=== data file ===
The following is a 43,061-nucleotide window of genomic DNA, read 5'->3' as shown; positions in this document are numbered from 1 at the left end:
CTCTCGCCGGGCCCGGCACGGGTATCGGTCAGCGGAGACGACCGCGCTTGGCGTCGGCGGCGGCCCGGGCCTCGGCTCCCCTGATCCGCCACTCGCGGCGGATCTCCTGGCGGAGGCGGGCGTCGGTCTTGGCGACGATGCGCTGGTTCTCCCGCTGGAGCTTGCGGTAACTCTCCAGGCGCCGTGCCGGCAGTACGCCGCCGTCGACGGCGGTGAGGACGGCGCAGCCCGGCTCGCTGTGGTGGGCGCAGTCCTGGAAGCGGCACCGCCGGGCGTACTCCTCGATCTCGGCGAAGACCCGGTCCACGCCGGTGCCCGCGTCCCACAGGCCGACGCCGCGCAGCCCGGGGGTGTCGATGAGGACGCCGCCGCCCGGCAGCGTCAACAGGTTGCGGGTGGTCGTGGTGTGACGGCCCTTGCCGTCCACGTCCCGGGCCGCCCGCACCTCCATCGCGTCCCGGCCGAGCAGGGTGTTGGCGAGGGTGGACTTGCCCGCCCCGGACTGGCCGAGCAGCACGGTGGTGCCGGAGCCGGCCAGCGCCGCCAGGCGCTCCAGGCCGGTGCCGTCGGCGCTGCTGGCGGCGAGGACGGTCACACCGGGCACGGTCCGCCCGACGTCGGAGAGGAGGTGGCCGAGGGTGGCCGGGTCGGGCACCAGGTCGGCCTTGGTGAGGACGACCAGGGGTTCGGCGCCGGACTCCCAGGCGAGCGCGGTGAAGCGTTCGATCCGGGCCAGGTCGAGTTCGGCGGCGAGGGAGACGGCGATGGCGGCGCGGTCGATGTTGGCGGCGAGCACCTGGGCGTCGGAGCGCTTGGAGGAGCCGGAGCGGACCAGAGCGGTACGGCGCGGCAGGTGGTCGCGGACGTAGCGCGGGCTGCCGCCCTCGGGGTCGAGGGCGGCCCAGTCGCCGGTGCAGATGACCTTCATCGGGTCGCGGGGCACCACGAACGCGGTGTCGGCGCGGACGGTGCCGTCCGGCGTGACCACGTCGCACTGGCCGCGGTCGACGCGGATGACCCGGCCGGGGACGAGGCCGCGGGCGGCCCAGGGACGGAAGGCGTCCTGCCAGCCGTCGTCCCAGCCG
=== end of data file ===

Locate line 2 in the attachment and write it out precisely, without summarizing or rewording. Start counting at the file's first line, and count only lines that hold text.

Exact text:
CTCTCGCCGGGCCCGGCACGGGTATCGGTCAGCGGAGACGACCGCGCTTGGCGTCGGCGGCGGCCCGGGCCTCGGCTCCCCTGATCCGCCACTCGCGGCGGATCTCCTGGCGGAGGCGGGCGTCGGTCTTGGCGACGATGCGCTGGTTCTCCCGCTGGAGCTTGCGGTAACTCTCCAGGCGCCGTGCCGGCAGTACGCCGCCGTCGACGGCGGTGAGGACGGCGCAGCCCGGCTCGCTGTGGTGGGCGCAGTCCTGGAAGCGGCACCGCCGGGCGTACTCCTCGATCTCGGCGAAGACCCGGTCCACGCCGGTGCCCGCGTCCCACAGGCCGACGCCGCGCAGCCCGGGGGTGTCGATGAGGACGCCGCCGCCCGGCAGCGTCAACAGGTTGCGGGTGGTCGTGGTGTGACGGCCCTTGCCGTCCACGTCCCGGGCCGCCCGCACCTCCATCGCGTCCCGGCCGAGCAGGGTGTTGGCGAGGGTGGACTTGCCCGCCCCGGACTGGCCGAGCAGCACGGTGGTGCCGGAGCCGGCCAGCGCCGCCAGGCGCTCCAGGCCGGTGCCGTCGGCGCTGCTGGCGGCGAGGACGGTCACACCGGGCACGGTCCGCCCGACGTCGGAGAGGAGGTGGCCGAGGGTGGCCGGGTCGGGCACCAGGTCGGCCTTGGTGAGGACGACCAGGGGTTCGGCGCCGGACTCCCAGGCGAGCGCGGTGAAGCGTTCGATCCGGGCCAGGTCGAGTTCGGCGGCGAGGGAGACGGCGATGGCGGCGCGGTCGATGTTGGCGGCGAGCACCTGGGCGTCGGAGCGCTTGGAGGAGCCGGAGCGGACCAGAGCGGTACGGCGCGGCAGGTGGTCGCGGACGTAGCGCGGGCTGCCGCCCTCGGGGTCGAGGGCGGCCCAGTCGCCGGTGCAGATGACCTTCATCGGGTCGCGGGGCACCACGAACGCGGTGTCGGCGCGGACGGTGCCGTCCGGCGTGACCACGTCGCACTGGCCGCGGTCGACGCGGATGACCCGGCCGGGGACGAGGCCGCGGGCGGCCCAGGGACGGAAGGCGTCCTGCCAGCCGTCGTCCCAGCCG